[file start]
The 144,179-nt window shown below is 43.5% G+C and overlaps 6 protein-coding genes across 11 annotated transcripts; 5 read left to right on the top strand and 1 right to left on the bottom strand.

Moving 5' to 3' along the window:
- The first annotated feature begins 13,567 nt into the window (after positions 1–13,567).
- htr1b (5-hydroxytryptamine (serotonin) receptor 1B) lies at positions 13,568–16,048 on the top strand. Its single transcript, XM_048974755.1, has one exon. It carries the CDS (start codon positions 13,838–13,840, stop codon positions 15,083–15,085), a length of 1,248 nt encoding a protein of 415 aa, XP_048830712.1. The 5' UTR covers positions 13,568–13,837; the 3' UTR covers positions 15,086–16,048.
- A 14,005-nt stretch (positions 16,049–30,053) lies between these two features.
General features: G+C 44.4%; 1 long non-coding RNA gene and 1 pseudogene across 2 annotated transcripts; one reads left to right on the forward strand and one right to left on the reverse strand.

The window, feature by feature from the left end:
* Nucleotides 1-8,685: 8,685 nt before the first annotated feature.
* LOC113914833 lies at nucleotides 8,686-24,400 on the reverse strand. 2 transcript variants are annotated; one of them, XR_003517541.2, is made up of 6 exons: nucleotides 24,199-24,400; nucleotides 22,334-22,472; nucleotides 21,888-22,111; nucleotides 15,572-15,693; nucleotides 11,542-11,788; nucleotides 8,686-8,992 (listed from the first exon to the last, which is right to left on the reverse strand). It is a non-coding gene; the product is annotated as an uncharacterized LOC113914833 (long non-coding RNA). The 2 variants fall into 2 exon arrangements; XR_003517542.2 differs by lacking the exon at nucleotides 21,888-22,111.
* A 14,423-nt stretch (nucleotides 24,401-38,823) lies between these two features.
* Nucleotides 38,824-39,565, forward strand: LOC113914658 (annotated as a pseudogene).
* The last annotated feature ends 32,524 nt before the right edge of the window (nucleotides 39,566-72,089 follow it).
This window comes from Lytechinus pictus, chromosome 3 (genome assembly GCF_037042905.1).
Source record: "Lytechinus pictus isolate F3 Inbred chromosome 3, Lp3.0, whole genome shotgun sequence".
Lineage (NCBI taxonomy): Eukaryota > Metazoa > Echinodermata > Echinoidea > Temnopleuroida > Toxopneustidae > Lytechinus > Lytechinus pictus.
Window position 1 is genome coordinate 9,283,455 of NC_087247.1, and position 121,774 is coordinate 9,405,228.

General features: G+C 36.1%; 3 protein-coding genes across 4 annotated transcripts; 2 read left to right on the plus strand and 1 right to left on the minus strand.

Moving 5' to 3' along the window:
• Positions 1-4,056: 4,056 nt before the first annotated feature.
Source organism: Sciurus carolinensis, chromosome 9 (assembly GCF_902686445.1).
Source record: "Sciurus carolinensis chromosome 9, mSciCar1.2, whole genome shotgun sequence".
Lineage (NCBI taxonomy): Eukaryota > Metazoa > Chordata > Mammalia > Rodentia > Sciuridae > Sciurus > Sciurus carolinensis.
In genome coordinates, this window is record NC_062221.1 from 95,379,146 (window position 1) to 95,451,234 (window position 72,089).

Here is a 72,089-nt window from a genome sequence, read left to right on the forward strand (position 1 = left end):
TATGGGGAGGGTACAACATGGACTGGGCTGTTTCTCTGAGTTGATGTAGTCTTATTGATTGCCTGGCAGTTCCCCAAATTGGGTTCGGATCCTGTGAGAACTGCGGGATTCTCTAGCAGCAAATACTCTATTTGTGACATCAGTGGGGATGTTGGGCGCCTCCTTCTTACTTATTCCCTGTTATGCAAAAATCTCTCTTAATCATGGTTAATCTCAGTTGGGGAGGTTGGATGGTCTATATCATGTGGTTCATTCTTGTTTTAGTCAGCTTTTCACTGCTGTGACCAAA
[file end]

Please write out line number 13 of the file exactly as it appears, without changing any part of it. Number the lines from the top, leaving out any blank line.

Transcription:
This window comes from Lytechinus pictus, chromosome 3 (genome assembly GCF_037042905.1).